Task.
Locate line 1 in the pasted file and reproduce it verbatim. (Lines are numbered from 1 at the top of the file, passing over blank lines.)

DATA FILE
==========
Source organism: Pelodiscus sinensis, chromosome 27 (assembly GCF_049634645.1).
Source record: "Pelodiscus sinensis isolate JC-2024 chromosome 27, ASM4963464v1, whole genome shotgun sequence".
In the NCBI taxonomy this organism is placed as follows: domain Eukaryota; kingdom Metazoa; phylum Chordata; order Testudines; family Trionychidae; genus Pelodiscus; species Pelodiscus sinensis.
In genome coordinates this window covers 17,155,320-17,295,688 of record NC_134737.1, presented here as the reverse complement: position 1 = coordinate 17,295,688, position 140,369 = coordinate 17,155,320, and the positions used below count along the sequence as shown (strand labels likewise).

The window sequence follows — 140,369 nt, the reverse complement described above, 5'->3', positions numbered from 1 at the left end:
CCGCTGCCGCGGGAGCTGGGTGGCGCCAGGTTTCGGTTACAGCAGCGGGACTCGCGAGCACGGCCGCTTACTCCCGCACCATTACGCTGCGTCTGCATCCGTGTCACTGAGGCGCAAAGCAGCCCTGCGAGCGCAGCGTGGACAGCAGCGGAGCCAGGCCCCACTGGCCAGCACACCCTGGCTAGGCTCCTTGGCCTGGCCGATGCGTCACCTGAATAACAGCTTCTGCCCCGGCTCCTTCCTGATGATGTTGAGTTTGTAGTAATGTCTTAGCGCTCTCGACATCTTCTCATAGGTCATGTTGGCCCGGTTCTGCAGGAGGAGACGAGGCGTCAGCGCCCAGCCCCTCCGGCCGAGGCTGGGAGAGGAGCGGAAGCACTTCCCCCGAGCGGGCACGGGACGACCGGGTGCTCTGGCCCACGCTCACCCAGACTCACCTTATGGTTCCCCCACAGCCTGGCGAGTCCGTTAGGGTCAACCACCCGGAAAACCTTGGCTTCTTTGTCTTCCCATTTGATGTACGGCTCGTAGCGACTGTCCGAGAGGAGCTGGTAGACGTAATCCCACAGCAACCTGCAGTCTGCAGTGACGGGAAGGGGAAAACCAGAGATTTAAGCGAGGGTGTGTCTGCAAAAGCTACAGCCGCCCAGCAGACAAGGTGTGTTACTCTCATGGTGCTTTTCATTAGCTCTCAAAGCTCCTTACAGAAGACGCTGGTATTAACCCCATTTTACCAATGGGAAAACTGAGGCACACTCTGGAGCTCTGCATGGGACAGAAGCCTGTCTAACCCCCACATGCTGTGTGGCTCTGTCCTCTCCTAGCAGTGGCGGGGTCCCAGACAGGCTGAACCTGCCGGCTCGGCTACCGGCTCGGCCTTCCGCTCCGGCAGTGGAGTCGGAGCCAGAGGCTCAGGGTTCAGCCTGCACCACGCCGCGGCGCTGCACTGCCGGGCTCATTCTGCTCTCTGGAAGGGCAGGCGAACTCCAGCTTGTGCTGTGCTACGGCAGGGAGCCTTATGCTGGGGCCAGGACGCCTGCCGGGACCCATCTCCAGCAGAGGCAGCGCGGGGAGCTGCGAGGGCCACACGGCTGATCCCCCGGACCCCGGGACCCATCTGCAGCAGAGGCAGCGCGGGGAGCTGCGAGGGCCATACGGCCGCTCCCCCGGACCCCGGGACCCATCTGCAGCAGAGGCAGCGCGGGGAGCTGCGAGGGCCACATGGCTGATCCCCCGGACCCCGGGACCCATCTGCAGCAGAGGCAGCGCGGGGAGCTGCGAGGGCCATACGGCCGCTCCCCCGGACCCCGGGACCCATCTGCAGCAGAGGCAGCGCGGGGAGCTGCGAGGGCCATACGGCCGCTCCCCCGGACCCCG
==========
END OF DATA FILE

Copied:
Source organism: Pelodiscus sinensis, chromosome 27 (assembly GCF_049634645.1).